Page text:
Speakers' Corner - "Forget benefits... I'll give everyone £15,000 a year"
The Post has invited all 12 of the candidates for Bristol's elected mayor to contribute to Speakers' Corner. In the second of this series the self-styled independent Eric Mutch, also known as Corrupt Self Serving Lying B'stard 4 Bristol Mayor 2012, offers his views.
INVESTING in "Team GB" athletes resulted in a record gold medal haul at the Olympics. Invest in every man, woman and child on the planet and what would that do? All people have unlimited potential.
All people have unique talents and passions that they can contribute to society. What we need to do is find ways that get people to realise this potential, so that, individually, they can live fulfilled happy lives and together we, as a community, can reap the rewards of living in such a society.
The unconditional basic income is an investment in people.
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Gift people enough resources to live on, and then see what sort of society they create.
If elected mayor, I will pay every adult resident of Bristol an unconditional basic income of £15,000 every year, index linked to inflation, eradicating poverty and giving them the time and the freedom to do stuff just for the love of it.
If they earn extra money doing this stuff, that's an added bonus.
They will receive this annual unconditional basic income whether they are working in other paid work, non working or retired.
I will fund this annual unconditional basic income by introducing a tax on all spending. A small percentage tax whenever money is turned over, transacted or spent.
Here's an example.
The Government gifts me £5. I pass that £5 round a group of ten friends. By the time the £5 comes back to me, it has been "spent" ten times. Creating a turnover of £50. If the government taxes that turnover at ten per cent, it raises £5 in tax. Hence, balancing the books.
Question: Surely the unconditional basic income, just encourages laziness rather than hard work and social mobility?
First. If the concept of the unconditional basic income encourages laziness, why would any right-minded parent pass on an inheritance to their children?
Second. Define work?
If work is about earning a wage, why is there a term "voluntary work"? Voluntary work doesn't receive a wage. Neither do parents, who stay at home, working very hard, nurturing children and contributing many hours of unpaid work towards the family well-being.
If work is about "contributing to society", we need to define contributing, does it matter if the contribution actually creates any value in the world? or is contributing just "doing something"? There are a lot of "jobs/work" that don't contribute anything of value to the world as far as I can see. The manufacturing of land mines, arms dealers and call centres, to name but a few.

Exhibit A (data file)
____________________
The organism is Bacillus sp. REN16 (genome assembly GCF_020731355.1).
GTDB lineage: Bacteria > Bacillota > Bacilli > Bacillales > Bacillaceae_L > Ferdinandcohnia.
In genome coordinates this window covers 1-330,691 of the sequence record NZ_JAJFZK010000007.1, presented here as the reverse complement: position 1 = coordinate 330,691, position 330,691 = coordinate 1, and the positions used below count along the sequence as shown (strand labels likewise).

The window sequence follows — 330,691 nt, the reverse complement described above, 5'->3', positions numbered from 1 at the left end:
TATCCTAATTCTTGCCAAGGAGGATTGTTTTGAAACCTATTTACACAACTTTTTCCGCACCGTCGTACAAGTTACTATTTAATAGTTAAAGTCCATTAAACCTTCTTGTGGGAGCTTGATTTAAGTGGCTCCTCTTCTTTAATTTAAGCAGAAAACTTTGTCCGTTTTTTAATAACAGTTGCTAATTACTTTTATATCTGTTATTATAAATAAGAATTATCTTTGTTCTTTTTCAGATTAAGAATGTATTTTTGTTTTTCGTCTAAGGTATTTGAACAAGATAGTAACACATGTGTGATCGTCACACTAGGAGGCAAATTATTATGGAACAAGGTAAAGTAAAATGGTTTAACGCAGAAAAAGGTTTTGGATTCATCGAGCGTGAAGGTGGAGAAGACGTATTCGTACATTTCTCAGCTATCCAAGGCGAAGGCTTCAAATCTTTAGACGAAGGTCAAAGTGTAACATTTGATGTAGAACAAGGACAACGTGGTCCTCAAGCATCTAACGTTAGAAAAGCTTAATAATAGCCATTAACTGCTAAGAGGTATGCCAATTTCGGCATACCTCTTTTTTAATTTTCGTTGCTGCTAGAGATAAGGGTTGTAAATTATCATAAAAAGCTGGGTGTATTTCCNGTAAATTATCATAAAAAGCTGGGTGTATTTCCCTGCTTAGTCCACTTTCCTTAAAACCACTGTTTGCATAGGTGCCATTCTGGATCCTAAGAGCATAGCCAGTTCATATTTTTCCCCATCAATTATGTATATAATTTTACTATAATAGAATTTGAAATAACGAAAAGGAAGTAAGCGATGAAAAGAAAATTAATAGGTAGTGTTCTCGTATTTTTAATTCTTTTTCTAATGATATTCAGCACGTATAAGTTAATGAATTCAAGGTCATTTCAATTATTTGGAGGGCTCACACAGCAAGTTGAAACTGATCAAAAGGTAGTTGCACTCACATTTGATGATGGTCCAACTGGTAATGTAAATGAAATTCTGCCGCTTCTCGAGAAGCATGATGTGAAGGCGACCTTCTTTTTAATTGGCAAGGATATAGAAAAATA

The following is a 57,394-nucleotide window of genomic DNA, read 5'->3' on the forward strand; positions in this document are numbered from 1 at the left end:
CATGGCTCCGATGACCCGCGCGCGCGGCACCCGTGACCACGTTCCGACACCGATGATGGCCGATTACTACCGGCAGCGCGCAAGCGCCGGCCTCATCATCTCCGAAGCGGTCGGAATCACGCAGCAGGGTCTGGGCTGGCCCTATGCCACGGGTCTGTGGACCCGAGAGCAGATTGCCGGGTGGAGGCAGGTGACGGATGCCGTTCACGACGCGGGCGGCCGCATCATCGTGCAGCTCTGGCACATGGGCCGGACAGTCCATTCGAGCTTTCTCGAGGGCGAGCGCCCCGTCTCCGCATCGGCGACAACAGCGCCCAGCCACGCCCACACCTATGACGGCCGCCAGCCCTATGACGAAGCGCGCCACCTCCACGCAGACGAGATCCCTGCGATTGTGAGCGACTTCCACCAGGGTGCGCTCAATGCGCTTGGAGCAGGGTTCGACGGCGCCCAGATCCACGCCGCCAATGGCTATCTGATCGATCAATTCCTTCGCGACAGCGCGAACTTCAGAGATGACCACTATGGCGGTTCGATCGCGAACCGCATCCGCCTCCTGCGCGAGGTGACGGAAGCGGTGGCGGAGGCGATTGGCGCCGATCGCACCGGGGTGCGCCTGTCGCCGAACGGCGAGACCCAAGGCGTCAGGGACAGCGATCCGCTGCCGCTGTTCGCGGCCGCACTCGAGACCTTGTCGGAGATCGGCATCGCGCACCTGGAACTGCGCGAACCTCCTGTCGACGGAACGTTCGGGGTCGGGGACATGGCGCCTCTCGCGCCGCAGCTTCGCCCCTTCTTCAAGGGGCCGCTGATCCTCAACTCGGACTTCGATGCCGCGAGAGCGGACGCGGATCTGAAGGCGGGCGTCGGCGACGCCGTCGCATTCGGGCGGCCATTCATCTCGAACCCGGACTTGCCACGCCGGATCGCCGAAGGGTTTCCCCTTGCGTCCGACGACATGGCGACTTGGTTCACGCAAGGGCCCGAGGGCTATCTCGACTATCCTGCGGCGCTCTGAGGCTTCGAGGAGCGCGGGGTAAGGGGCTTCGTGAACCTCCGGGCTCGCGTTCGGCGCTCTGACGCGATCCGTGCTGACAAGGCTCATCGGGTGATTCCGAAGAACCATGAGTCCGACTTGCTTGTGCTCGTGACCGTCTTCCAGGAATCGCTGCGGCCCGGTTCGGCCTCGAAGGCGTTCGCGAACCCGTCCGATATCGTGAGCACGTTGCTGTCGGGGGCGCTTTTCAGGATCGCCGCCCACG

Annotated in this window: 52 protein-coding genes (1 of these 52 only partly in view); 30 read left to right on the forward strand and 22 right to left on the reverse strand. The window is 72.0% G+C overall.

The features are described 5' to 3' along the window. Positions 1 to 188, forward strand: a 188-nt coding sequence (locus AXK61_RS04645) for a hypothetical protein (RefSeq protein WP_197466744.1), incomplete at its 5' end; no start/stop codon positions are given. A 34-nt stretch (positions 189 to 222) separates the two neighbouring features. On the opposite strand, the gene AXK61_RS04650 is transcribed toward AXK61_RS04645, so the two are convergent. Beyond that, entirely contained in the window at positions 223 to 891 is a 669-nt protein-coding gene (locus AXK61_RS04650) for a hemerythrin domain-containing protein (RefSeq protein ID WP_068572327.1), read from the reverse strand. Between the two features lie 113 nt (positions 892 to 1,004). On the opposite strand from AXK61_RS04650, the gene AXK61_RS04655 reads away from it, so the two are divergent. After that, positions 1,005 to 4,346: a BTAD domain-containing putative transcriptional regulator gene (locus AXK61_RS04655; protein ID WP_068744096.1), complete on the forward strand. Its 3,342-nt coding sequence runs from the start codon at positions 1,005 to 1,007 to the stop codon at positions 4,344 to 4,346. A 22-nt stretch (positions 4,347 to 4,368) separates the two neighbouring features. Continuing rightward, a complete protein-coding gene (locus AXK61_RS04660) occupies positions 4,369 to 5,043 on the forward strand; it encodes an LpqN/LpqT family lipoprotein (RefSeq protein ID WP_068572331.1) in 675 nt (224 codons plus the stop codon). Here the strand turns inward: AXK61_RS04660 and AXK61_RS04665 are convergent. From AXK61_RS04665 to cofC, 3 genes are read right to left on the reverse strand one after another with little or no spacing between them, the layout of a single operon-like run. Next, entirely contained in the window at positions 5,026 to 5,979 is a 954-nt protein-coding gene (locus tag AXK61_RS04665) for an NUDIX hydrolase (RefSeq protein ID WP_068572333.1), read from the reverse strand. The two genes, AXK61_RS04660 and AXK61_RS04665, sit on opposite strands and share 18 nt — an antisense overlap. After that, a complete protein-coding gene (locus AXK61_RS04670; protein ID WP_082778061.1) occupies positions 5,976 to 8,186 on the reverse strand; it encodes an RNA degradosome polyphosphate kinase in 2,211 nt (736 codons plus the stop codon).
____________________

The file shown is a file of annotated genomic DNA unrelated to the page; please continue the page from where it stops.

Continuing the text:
So what is work?
I think work is doing something you feel passionate about, that contributes something of value to society, and I think the vast majority of people on an unconditional basic income would use their time to do just that.
A recent issue in Bristol has been the forced closure of care homes, in the name of austerity.
If everyone received an unconditional basic income, maybe more people would decide to use that extra time and freedom to care for their relatives themselves, or maybe with less need to "make a profit" we would see more "social enterprises" springing up to provide services for those in need of them.
If we lived in a society where people were passionate about their lives and what they were doing, we would live in a more fulfilled, creative, dynamic and peaceful world. So ask yourself , "what would you do just for the love of it?"
How do we fund it?
Meeting people's basic needs will bring about a happier, healthier, creative and dynamic society, with less crime and the resulting reduction in Government spending.
The current budget for quantative easing (printing money from thin air), welfare and pensions is more than enough to fund a £15,000 unconditional basic income for everyone.
If the UK economy can fund an average wage of £26,000 a year, that same economy can fund an unconditional basic income of £15,000 a year for everyone (£26,000 is an average wage mind. the basic wage of an MP is £65,000 and that's before all those flipped second homes and expenses)
Most importantly, there are enough resources to meet everyone's basic needs. If the current economic system can't cope with that, then that system is useless.
Obviously no system in itself can create a "better" society.
As I've said all people have unlimited potential, and that includes the potential to be angry, greedy and disrespectful as well as courageous, respectful and wise.
Human anger causes war, and human greed leads to economic meltdown, but by giving people time and freedom to do the stuff they love and feel passionate about, the unconditional basic income is a step in the right direction.
Tin hat on.